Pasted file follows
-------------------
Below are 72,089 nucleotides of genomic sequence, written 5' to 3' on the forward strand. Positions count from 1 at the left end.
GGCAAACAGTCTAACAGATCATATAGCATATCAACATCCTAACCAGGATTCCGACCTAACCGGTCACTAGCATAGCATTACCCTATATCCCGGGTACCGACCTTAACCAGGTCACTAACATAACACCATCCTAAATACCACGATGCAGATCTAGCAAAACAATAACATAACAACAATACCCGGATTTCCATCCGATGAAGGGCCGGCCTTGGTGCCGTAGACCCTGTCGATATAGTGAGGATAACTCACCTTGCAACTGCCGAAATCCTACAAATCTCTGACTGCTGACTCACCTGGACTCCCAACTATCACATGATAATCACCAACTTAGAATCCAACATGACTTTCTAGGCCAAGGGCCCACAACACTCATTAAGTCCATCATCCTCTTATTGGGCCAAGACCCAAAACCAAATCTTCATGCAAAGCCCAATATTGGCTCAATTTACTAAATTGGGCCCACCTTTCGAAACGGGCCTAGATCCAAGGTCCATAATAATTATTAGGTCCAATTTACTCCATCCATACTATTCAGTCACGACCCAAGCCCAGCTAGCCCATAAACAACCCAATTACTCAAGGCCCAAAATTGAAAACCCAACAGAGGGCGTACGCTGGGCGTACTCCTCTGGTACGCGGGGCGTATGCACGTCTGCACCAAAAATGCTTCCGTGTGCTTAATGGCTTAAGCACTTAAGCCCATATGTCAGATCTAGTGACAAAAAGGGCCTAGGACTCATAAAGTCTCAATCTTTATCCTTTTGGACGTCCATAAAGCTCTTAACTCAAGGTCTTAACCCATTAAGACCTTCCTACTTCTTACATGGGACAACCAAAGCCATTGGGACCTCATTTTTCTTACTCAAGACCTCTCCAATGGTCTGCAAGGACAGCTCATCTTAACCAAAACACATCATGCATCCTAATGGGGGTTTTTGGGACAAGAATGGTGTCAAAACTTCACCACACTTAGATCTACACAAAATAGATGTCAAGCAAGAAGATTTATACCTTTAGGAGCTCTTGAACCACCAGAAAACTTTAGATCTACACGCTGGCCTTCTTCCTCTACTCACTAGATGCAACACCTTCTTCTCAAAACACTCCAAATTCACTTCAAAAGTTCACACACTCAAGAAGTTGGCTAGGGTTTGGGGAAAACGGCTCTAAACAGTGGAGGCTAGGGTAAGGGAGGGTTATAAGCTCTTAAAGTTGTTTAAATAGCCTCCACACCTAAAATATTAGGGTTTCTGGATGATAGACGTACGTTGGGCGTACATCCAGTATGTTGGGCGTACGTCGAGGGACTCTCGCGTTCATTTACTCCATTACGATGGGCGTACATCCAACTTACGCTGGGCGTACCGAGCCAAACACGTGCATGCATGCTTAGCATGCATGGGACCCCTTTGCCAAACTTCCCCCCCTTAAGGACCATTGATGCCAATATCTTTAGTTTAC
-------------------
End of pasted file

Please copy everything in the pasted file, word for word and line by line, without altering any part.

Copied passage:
Below are 72,089 nucleotides of genomic sequence, written 5' to 3' on the forward strand. Positions count from 1 at the left end.
GGCAAACAGTCTAACAGATCATATAGCATATCAACATCCTAACCAGGATTCCGACCTAACCGGTCACTAGCATAGCATTACCCTATATCCCGGGTACCGACCTTAACCAGGTCACTAACATAACACCATCCTAAATACCACGATGCAGATCTAGCAAAACAATAACATAACAACAATACCCGGATTTCCATCCGATGAAGGGCCGGCCTTGGTGCCGTAGACCCTGTCGATATAGTGAGGATAACTCACCTTGCAACTGCCGAAATCCTACAAATCTCTGACTGCTGACTCACCTGGACTCCCAACTATCACATGATAATCACCAACTTAGAATCCAACATGACTTTCTAGGCCAAGGGCCCACAACACTCATTAAGTCCATCATCCTCTTATTGGGCCAAGACCCAAAACCAAATCTTCATGCAAAGCCCAATATTGGCTCAATTTACTAAATTGGGCCCACCTTTCGAAACGGGCCTAGATCCAAGGTCCATAATAATTATTAGGTCCAATTTACTCCATCCATACTATTCAGTCACGACCCAAGCCCAGCTAGCCCATAAACAACCCAATTACTCAAGGCCCAAAATTGAAAACCCAACAGAGGGCGTACGCTGGGCGTACTCCTCTGGTACGCGGGGCGTATGCACGTCTGCACCAAAAATGCTTCCGTGTGCTTAATGGCTTAAGCACTTAAGCCCATATGTCAGATCTAGTGACAAAAAGGGCCTAGGACTCATAAAGTCTCAATCTTTATCCTTTTGGACGTCCATAAAGCTCTTAACTCAAGGTCTTAACCCATTAAGACCTTCCTACTTCTTACATGGGACAACCAAAGCCATTGGGACCTCATTTTTCTTACTCAAGACCTCTCCAATGGTCTGCAAGGACAGCTCATCTTAACCAAAACACATCATGCATCCTAATGGGGGTTTTTGGGACAAGAATGGTGTCAAAACTTCACCACACTTAGATCTACACAAAATAGATGTCAAGCAAGAAGATTTATACCTTTAGGAGCTCTTGAACCACCAGAAAACTTTAGATCTACACGCTGGCCTTCTTCCTCTACTCACTAGATGCAACACCTTCTTCTCAAAACACTCCAAATTCACTTCAAAAGTTCACACACTCAAGAAGTTGGCTAGGGTTTGGGGAAAACGGCTCTAAACAGTGGAGGCTAGGGTAAGGGAGGGTTATAAGCTCTTAAAGTTGTTTAAATAGCCTCCACACCTAAAATATTAGGGTTTCTGGATGATAGACGTACGTTGGGCGTACATCCAGTATGTTGGGCGTACGTCGAGGGACTCTCGCGTTCATTTACTCCATTACGATGGGCGTACATCCAACTTACGCTGGGCGTACCGAGCCAAACACGTGCATGCATGCTTAGCATGCATGGGACCCCTTTGCCAAACTTCCCCCCCTTAAGGACCATTGATGCCAATATCTTTAGTTTAC